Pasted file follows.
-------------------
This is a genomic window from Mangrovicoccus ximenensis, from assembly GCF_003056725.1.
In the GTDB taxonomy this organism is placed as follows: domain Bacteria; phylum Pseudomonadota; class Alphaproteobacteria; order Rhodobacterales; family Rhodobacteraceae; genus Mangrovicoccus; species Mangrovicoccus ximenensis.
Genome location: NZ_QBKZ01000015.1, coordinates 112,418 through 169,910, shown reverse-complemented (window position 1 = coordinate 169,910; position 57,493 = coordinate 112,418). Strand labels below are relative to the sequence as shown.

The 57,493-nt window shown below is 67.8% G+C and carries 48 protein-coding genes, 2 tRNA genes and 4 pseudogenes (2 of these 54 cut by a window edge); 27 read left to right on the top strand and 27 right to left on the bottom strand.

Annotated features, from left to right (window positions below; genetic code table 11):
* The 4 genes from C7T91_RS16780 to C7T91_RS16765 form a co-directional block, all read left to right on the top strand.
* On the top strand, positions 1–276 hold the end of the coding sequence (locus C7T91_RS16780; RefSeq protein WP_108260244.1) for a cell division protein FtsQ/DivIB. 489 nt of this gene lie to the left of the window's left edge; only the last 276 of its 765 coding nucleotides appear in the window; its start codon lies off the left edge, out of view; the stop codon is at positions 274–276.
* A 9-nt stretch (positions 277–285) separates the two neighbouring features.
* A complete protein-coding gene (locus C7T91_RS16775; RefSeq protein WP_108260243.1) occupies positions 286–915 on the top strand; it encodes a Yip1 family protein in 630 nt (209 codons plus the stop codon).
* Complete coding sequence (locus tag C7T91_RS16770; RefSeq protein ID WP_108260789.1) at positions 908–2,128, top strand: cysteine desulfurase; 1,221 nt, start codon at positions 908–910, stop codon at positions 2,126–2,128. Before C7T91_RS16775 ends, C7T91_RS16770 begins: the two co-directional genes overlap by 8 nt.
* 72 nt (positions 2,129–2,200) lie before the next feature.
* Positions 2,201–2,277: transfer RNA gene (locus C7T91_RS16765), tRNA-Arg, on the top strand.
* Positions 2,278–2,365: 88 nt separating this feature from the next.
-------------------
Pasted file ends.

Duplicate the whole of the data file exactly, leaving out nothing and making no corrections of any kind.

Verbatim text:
This is a genomic window from Mangrovicoccus ximenensis, from assembly GCF_003056725.1.
In the GTDB taxonomy this organism is placed as follows: domain Bacteria; phylum Pseudomonadota; class Alphaproteobacteria; order Rhodobacterales; family Rhodobacteraceae; genus Mangrovicoccus; species Mangrovicoccus ximenensis.
Genome location: NZ_QBKZ01000015.1, coordinates 112,418 through 169,910, shown reverse-complemented (window position 1 = coordinate 169,910; position 57,493 = coordinate 112,418). Strand labels below are relative to the sequence as shown.

The 57,493-nt window shown below is 67.8% G+C and carries 48 protein-coding genes, 2 tRNA genes and 4 pseudogenes (2 of these 54 cut by a window edge); 27 read left to right on the top strand and 27 right to left on the bottom strand.

Annotated features, from left to right (window positions below; genetic code table 11):
* The 4 genes from C7T91_RS16780 to C7T91_RS16765 form a co-directional block, all read left to right on the top strand.
* On the top strand, positions 1–276 hold the end of the coding sequence (locus C7T91_RS16780; RefSeq protein WP_108260244.1) for a cell division protein FtsQ/DivIB. 489 nt of this gene lie to the left of the window's left edge; only the last 276 of its 765 coding nucleotides appear in the window; its start codon lies off the left edge, out of view; the stop codon is at positions 274–276.
* A 9-nt stretch (positions 277–285) separates the two neighbouring features.
* A complete protein-coding gene (locus C7T91_RS16775; RefSeq protein WP_108260243.1) occupies positions 286–915 on the top strand; it encodes a Yip1 family protein in 630 nt (209 codons plus the stop codon).
* Complete coding sequence (locus tag C7T91_RS16770; RefSeq protein ID WP_108260789.1) at positions 908–2,128, top strand: cysteine desulfurase; 1,221 nt, start codon at positions 908–910, stop codon at positions 2,126–2,128. Before C7T91_RS16775 ends, C7T91_RS16770 begins: the two co-directional genes overlap by 8 nt.
* 72 nt (positions 2,129–2,200) lie before the next feature.
* Positions 2,201–2,277: transfer RNA gene (locus C7T91_RS16765), tRNA-Arg, on the top strand.
* Positions 2,278–2,365: 88 nt separating this feature from the next.